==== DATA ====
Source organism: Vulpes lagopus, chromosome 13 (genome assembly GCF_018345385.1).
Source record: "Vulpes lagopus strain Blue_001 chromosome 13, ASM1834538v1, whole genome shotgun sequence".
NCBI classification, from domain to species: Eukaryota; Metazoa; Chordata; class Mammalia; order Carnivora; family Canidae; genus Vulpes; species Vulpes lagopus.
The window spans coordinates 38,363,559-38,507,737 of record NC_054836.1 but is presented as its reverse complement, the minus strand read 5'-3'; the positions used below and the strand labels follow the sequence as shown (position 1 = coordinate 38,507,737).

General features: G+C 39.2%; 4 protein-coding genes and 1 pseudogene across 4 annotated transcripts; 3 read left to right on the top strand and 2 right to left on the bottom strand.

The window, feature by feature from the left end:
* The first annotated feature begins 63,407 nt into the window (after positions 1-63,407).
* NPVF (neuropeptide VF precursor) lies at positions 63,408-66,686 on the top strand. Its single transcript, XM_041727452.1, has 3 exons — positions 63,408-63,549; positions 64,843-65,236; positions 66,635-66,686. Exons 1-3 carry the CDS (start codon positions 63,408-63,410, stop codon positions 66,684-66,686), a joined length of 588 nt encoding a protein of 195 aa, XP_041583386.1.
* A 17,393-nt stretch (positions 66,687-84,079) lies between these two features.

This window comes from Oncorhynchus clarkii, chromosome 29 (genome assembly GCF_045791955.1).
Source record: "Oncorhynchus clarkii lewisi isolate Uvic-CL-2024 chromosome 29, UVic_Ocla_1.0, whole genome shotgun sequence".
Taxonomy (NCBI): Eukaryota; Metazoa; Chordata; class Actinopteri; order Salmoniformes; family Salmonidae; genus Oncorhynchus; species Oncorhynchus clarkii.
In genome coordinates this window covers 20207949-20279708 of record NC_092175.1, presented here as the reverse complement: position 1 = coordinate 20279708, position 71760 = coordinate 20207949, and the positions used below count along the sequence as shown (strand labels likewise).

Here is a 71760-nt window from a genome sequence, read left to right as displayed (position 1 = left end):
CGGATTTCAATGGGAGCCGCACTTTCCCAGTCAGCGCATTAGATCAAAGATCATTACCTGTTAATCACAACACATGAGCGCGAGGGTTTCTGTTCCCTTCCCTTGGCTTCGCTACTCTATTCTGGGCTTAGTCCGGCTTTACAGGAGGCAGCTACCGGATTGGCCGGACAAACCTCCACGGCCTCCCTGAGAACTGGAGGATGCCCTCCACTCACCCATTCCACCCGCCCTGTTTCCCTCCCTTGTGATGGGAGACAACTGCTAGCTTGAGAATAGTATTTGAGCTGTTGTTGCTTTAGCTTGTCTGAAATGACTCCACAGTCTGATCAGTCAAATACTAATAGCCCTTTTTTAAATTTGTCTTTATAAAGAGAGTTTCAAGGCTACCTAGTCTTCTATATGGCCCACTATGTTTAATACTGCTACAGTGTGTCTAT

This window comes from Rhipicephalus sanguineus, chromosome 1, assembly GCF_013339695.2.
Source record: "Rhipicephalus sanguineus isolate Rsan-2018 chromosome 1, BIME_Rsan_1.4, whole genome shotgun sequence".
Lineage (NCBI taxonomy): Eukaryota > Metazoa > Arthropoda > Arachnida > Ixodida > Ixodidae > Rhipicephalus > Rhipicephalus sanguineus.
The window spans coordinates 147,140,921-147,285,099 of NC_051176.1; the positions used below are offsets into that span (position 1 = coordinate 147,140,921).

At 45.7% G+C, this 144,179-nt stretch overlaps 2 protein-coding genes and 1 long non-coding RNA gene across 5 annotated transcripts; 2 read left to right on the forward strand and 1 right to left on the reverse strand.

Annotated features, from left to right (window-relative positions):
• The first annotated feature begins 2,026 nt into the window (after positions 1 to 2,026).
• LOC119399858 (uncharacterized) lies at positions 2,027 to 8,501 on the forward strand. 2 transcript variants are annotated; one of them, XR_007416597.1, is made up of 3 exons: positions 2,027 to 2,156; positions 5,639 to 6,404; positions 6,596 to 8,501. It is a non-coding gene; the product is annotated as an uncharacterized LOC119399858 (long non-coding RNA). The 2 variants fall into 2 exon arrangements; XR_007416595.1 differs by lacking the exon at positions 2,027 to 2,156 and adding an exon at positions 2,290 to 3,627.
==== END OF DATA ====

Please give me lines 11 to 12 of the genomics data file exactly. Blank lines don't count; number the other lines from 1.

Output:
Source record: "Oncorhynchus clarkii lewisi isolate Uvic-CL-2024 chromosome 29, UVic_Ocla_1.0, whole genome shotgun sequence".
Taxonomy (NCBI): Eukaryota; Metazoa; Chordata; class Actinopteri; order Salmoniformes; family Salmonidae; genus Oncorhynchus; species Oncorhynchus clarkii.